Aside from its revenue model, DexCom continues to grow at an exponential pace. Seemingly unaffected by the ebbs and flows of Covid-19, quarterly revenues growing 30% Y-o-Y and the firm maintaining its market leadership in both accuracy and usability despite competition from industry giants such as Abbott’s (ABT.NYSE) FreeStyle Libre, which we might add is more competitively priced, and Medtronic (MDT.NYSE). On the latter, Medtronic’s own insulin pump offers an integrated CGM in conjunction with its insulin delivery. However, the fact that the company continues to retain customers and increase market share is rather telling. Moreover, its collaboration model with companies such as Tandem (for insulin release) makes it more flexible than those with a more diverse revenue model, such as Medtronic.
Getting to the numbers; revenues up 30%, US revenue continues to grow at 20% while it has recently expanded into further growth markets where sustained increases of 35% are on the table. We project this to continue to grow at 35% this calendar year (above managements own guidance of 15-20%). More attractively, Gross Margins continue to run at circa. 69%. Assuming this to be correct and using a 5-year forecast period, revenue should grow from circa. US $1.9bn currently to $8.5bn. DexCom’s continued expansion into the G7 nations and smaller European countries bodes well for the future.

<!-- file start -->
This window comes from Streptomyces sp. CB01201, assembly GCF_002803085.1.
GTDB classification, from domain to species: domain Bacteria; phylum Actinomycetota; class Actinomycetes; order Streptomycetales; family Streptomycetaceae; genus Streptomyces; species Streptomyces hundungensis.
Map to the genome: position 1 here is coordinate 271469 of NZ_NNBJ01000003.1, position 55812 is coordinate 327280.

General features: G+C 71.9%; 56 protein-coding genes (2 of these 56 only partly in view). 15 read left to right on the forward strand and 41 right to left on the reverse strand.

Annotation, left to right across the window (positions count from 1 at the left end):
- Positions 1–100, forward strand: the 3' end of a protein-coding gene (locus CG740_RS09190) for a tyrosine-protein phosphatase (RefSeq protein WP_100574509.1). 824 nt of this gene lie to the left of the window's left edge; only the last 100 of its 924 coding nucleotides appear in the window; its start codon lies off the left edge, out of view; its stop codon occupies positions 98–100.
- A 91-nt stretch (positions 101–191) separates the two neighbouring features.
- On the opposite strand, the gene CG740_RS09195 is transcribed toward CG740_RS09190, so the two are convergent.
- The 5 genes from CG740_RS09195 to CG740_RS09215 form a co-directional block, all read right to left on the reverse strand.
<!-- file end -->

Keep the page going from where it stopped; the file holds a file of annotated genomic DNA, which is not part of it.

Red Flags & Risks: The biggest risk remains its current valuation at a P/E of 109. Nevertheless, for the growth investor the important metric to consider is potentially the Price to Sales which remains 19.46 (still a premia especially when compared to traditional competitors like Abbott or Medtronic).
Price Target over a 5-year period: US $1,500 per share (currently trading at ~$600). Assuming discount rate of 3%.
Bristol Myers Squibb (BMY.NYSE)
From a high growth, high P/E company we move onto one of the largest pharmas on the planet. Many may already be aware of the Bristol Myers Squibb (or BMS), given the company’s more than 100-year history. The good, including Presidents Clinton’s accolades and culmination in the award of the National Medal for Technology, to the not so good in the early 2000s where it was accused of maintaining a monopoly of its cancer drug Taxol (Paclitaxel), a vital prescription in the treatment of a number of cancers, from breast to cervical. It has also been an unfortunate addition to many investors’ portfolios in recent years.
So, why now?